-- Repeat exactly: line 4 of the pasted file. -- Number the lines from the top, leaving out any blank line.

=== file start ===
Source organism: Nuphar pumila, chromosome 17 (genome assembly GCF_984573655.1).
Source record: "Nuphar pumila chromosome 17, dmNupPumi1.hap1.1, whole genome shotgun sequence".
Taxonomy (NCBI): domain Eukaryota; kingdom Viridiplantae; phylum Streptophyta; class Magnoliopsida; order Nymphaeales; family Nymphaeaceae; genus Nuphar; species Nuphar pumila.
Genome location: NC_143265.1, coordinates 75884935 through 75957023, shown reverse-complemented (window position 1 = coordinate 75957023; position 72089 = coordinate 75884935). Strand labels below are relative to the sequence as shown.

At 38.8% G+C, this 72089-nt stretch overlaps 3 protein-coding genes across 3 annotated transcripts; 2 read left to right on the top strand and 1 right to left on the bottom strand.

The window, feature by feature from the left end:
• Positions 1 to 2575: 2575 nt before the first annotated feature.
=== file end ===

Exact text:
Genome location: NC_143265.1, coordinates 75884935 through 75957023, shown reverse-complemented (window position 1 = coordinate 75957023; position 72089 = coordinate 75884935). Strand labels below are relative to the sequence as shown.